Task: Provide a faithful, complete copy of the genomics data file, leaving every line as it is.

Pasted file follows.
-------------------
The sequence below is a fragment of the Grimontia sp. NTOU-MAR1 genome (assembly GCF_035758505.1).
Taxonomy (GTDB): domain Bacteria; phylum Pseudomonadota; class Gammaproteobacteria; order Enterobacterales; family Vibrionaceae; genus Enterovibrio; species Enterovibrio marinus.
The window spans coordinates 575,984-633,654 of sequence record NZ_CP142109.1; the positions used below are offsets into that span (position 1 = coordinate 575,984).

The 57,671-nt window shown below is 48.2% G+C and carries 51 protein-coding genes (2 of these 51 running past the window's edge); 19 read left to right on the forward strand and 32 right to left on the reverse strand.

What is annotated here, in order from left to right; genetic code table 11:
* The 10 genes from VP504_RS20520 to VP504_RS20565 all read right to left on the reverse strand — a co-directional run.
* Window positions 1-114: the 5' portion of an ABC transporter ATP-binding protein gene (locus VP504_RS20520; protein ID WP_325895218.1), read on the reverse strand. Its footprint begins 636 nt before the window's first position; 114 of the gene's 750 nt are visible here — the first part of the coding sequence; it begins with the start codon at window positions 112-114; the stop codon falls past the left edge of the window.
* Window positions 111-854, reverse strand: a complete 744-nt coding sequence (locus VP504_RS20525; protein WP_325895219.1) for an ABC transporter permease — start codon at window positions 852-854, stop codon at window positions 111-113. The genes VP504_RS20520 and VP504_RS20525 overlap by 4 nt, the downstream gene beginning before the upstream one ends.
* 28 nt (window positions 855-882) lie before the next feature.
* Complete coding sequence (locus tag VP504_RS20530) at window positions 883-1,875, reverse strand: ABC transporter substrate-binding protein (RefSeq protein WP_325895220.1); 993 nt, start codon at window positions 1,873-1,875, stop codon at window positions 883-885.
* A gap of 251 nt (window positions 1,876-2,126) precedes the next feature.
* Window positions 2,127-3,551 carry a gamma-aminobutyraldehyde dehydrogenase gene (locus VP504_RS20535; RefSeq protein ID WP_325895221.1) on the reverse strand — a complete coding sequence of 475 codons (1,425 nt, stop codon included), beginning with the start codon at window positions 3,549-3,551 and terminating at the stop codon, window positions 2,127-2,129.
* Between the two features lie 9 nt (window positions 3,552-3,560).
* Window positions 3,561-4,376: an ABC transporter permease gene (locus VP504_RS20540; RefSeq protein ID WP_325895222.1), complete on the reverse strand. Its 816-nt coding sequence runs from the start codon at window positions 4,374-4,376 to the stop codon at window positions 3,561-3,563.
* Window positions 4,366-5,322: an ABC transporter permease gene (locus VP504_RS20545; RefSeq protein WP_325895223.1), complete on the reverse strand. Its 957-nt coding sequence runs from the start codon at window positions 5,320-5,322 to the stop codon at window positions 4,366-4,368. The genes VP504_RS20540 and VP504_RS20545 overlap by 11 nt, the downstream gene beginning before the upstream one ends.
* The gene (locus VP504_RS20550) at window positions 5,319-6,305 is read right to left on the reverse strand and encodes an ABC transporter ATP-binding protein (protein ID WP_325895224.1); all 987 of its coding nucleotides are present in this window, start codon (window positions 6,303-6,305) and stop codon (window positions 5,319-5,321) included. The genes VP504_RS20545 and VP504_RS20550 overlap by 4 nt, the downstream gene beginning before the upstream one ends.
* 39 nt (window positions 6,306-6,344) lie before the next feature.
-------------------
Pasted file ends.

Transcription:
The sequence below is a fragment of the Grimontia sp. NTOU-MAR1 genome (assembly GCF_035758505.1).
Taxonomy (GTDB): domain Bacteria; phylum Pseudomonadota; class Gammaproteobacteria; order Enterobacterales; family Vibrionaceae; genus Enterovibrio; species Enterovibrio marinus.
The window spans coordinates 575,984-633,654 of sequence record NZ_CP142109.1; the positions used below are offsets into that span (position 1 = coordinate 575,984).

The 57,671-nt window shown below is 48.2% G+C and carries 51 protein-coding genes (2 of these 51 running past the window's edge); 19 read left to right on the forward strand and 32 right to left on the reverse strand.

What is annotated here, in order from left to right; genetic code table 11:
* The 10 genes from VP504_RS20520 to VP504_RS20565 all read right to left on the reverse strand — a co-directional run.
* Window positions 1-114: the 5' portion of an ABC transporter ATP-binding protein gene (locus VP504_RS20520; protein ID WP_325895218.1), read on the reverse strand. Its footprint begins 636 nt before the window's first position; 114 of the gene's 750 nt are visible here — the first part of the coding sequence; it begins with the start codon at window positions 112-114; the stop codon falls past the left edge of the window.
* Window positions 111-854, reverse strand: a complete 744-nt coding sequence (locus VP504_RS20525; protein WP_325895219.1) for an ABC transporter permease — start codon at window positions 852-854, stop codon at window positions 111-113. The genes VP504_RS20520 and VP504_RS20525 overlap by 4 nt, the downstream gene beginning before the upstream one ends.
* 28 nt (window positions 855-882) lie before the next feature.
* Complete coding sequence (locus tag VP504_RS20530) at window positions 883-1,875, reverse strand: ABC transporter substrate-binding protein (RefSeq protein WP_325895220.1); 993 nt, start codon at window positions 1,873-1,875, stop codon at window positions 883-885.
* A gap of 251 nt (window positions 1,876-2,126) precedes the next feature.
* Window positions 2,127-3,551 carry a gamma-aminobutyraldehyde dehydrogenase gene (locus VP504_RS20535; RefSeq protein ID WP_325895221.1) on the reverse strand — a complete coding sequence of 475 codons (1,425 nt, stop codon included), beginning with the start codon at window positions 3,549-3,551 and terminating at the stop codon, window positions 2,127-2,129.
* Between the two features lie 9 nt (window positions 3,552-3,560).
* Window positions 3,561-4,376: an ABC transporter permease gene (locus VP504_RS20540; RefSeq protein ID WP_325895222.1), complete on the reverse strand. Its 816-nt coding sequence runs from the start codon at window positions 4,374-4,376 to the stop codon at window positions 3,561-3,563.
* Window positions 4,366-5,322: an ABC transporter permease gene (locus VP504_RS20545; RefSeq protein WP_325895223.1), complete on the reverse strand. Its 957-nt coding sequence runs from the start codon at window positions 5,320-5,322 to the stop codon at window positions 4,366-4,368. The genes VP504_RS20540 and VP504_RS20545 overlap by 11 nt, the downstream gene beginning before the upstream one ends.
* The gene (locus VP504_RS20550) at window positions 5,319-6,305 is read right to left on the reverse strand and encodes an ABC transporter ATP-binding protein (protein ID WP_325895224.1); all 987 of its coding nucleotides are present in this window, start codon (window positions 6,303-6,305) and stop codon (window positions 5,319-5,321) included. The genes VP504_RS20545 and VP504_RS20550 overlap by 4 nt, the downstream gene beginning before the upstream one ends.
* 39 nt (window positions 6,306-6,344) lie before the next feature.